© Nicolas Ortega

Law firms across Europe that want to be taken seriously by clients and prospective employees now accept the need to become digital businesses. Indeed, many are well on the way.

What is surprising is the rate of change. For the first decade that the Financial Times published the Innovative Lawyers special report for Europe, change in the legal profession was incremental. Since 2016, it has become exponential.

A good example of the rapid pace is this year’s top-ranking law firm, Freshfields Bruckhaus Deringer (see table below).

Its serious focus on innovation began in early 2017 with the establishment of a programme that seconded associates on six-month stints to clients, where they were charged with coming up with better ways to deliver services.

Initially 14 associates were on the programme, which has grown rapidly to become an important part of the firm’s innovation efforts.

“At the beginning it was exciting and new. Bringing in the associates gave us optimism about the future,” says Julian Long, former managing partner and the programme’s initial internal sponsor at Freshfields. “But the following year, although marvellous things were happening, we needed to implement the ideas. This was hard.”

However, helped by the recruitment of digital specialists with experience in other industries, such as Charlotte Baldwin (ex-Pearson and Thomson Reuters), who is profiled in this report’s new “Intrapreneurs” section, the firm has progressed swiftly.

Power to the ‘product owners’

One idea she introduced was the concept of “product owners”. Although this role is common in software companies, it is relatively new for the legal profession. Essentially, the role at Freshfields is for a technologist to work alongside the lawyer associate in an agile development team — one more likely to have short cycles of development and cross-functional working — on initiatives for clients.

Both lawyer and technologist have responsibility for the project. The result has been to shorten the time in which the firm can develop and deliver new tools. For example, its Antitrust 101 app was ready for a client within weeks.

Nevertheless, the introduction of another professional who works with clients and who has equivalent status to a lawyer fee-earner, challenges entrenched law firm hierarchies. The Freshfields team responsible for implementing the initiative say that although most people accepted the idea intellectually, there was some initial cultural dissonance.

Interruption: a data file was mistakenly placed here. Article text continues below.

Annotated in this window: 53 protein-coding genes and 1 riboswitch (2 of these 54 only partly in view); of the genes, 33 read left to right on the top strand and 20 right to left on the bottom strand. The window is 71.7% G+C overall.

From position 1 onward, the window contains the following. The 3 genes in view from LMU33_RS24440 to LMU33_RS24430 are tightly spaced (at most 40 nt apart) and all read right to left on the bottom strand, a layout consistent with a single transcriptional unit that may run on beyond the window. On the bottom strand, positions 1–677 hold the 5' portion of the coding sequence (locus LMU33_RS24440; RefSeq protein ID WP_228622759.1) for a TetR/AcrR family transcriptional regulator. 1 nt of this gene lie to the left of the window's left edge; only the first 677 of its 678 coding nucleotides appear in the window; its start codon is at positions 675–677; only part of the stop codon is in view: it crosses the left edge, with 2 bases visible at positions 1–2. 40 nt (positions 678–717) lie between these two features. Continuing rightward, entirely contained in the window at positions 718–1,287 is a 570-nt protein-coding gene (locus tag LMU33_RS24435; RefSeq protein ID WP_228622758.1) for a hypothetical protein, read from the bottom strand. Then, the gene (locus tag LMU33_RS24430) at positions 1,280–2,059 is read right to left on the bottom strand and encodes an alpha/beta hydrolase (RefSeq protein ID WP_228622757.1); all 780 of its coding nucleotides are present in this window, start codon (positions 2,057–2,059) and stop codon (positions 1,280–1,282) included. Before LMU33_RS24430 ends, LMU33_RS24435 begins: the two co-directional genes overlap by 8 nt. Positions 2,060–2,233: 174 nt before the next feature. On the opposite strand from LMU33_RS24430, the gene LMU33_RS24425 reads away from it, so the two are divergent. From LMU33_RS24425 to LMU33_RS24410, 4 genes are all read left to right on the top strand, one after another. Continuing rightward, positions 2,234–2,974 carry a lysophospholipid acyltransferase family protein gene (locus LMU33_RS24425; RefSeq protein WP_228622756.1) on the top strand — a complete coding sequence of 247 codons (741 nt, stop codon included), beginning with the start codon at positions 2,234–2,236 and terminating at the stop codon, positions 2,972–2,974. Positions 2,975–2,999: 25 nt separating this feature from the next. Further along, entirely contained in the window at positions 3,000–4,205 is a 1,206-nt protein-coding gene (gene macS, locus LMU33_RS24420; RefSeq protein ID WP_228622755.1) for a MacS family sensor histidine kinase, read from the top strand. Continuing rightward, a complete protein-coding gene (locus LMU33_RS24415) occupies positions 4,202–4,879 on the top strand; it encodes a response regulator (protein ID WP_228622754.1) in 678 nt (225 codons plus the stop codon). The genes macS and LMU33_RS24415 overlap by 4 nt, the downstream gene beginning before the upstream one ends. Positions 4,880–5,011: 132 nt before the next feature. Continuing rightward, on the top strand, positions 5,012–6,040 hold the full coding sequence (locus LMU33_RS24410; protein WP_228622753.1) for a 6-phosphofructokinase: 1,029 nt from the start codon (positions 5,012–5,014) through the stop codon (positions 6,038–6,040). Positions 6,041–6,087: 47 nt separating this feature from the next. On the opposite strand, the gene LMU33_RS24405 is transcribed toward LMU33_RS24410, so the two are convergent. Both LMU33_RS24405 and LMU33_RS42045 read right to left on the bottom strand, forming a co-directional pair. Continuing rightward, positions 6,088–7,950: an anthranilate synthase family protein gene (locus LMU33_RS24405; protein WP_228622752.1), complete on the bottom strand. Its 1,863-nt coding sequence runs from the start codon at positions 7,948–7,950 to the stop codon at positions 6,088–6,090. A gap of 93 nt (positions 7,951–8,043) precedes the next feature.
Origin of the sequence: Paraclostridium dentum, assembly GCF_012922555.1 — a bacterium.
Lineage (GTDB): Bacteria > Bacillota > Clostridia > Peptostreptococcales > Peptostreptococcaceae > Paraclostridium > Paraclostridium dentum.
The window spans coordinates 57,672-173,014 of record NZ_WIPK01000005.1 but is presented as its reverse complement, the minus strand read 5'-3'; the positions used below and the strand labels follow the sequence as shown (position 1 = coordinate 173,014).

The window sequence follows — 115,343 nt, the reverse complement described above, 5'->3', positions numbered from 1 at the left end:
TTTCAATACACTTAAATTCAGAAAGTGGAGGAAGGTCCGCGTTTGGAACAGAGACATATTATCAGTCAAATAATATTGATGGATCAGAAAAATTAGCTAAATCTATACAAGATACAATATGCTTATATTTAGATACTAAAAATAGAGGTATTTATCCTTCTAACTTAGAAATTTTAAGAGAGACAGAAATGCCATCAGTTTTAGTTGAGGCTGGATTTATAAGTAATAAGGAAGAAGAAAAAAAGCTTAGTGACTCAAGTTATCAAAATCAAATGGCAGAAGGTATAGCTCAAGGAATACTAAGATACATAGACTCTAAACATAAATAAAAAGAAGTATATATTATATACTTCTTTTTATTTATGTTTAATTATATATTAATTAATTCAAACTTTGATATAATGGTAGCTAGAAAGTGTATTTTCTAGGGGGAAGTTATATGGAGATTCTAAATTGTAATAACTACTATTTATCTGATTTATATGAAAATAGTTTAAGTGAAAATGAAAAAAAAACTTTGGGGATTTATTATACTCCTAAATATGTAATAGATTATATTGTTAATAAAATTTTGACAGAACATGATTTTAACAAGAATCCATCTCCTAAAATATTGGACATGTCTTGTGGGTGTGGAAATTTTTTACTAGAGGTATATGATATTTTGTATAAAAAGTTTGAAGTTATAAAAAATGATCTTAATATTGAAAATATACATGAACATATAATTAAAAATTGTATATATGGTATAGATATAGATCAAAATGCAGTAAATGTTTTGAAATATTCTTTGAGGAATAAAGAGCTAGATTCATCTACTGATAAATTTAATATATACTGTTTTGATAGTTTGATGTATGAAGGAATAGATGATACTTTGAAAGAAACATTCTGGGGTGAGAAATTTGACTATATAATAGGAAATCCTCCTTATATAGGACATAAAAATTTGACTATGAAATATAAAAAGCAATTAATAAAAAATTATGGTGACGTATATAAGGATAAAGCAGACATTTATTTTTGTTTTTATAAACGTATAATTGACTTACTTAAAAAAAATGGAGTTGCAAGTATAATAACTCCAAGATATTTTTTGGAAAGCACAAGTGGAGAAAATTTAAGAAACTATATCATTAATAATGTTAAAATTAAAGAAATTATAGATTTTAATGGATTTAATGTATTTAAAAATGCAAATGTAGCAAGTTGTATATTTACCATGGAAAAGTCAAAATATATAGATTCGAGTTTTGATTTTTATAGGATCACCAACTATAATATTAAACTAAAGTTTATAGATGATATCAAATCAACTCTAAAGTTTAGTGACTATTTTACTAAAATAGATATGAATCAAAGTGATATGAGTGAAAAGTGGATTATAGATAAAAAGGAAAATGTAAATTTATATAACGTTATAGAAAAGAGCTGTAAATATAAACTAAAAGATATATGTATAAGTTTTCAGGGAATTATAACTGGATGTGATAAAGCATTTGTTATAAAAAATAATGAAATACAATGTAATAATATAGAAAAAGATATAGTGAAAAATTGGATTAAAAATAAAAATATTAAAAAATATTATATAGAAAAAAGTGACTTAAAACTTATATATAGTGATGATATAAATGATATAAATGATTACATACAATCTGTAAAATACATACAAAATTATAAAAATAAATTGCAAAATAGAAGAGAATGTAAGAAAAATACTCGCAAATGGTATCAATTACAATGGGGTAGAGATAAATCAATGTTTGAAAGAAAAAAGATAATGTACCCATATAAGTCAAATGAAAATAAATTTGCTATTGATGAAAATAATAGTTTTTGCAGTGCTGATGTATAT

“There were instances where it felt like we were struggling to bring the two sides together,” admits Matthias Koch, a partner and chair of the firm’s digital advisory board. The classic perfectionist lawyer mindset is not so compatible with that of technologists, who emphasise viability over perfection. But the idea of cross-disciplinary teams working collaboratively to design and develop new products and bring them to the market has taken root in the profession.

Not all fee-earners are lawyers

Several other firms, in recognition of the fact that fee-earners today are not just lawyers, are creating new career tracks for people who want more involvement in the technology side of delivering legal advice.

Insurance specialist law firm Kennedys — the best-performing firm across the “Business of Law” categories in the report — instituted an internal incubator that allows employees to become the chief executives of their own client-oriented product ideas. Employees are responsible for taking the products to market, and if they are successful, the promotions they earn allow for another route into the partnership.

More and more law firms are employing legal technologists or opening up their ranks to Stem (science, technology, engineering and maths) graduates, who can bring a different set of skills to providing legal advice. Allen & Overy has overhauled its graduate recruitment and launched a non-legal training contract for those who want to work on important client matters but on the delivery side rather than as lawyers.

In a sign of the legal profession’s growing digital maturity, some law firms are taking the lead in training clients to become more technologically competent. Hogan Lovells has crafted a training programme for lawyers at French bank BNP Paribas, which enabled more than 50 intellectual property and information technology practitioners to become digital experts.

The programme focused on regulatory challenges, cyber security and the implications of new technologies such as artificial intelligence and blockchain for the bank’s business. It was both theoretical and practical. This initial cohort are now key to the bank’s own digital transformation.

More information on the methodology for all the rankings is available here
Details of the submission process for all rankings are available here

FT 50: Most Innovative Law Firms 2019
RankLaw firmBusiness of LawLegal ExpertiseTotal score (including rule of law and access to justice, and collaboration scores)
1Freshfields Bruckhaus Deringer9282220
2Hogan Lovells83111218
3Allen & Overy10565215
4Pinsent Masons7186176
5White & Case4485151
7Latham & Watkins4080146
9DLA Piper4564133
13Paul Hastings2093113
14Baker McKenzie3846107
14Herbert Smith Freehills6621107
18Slaughter and May06868
22Simmons & Simmons242266
26Eversheds Sutherland04162
26Shearman & Sterling204262
28Gómez-Acebo & Pombo42061
30Mishcon de Reya23047
31Arthur Cox222345
31Uría Menéndez Abogados04545
33Addleshaw Goddard44044
33Womble Bond Dickinson222244
36Mills & Reeve42042
36Norton Rose Fulbright231942
36William Fry04242
41Bird & Bird202141
41Sayenko Kharenko04141
43Red Lion Chambers02040
46Toffoletto De Luca Tamajo e Soci39039
47Kemp Little26026
47Spanish National Bar0026
49Gibson, Dunn & Crutcher0025
49The Divorce Surgery0025
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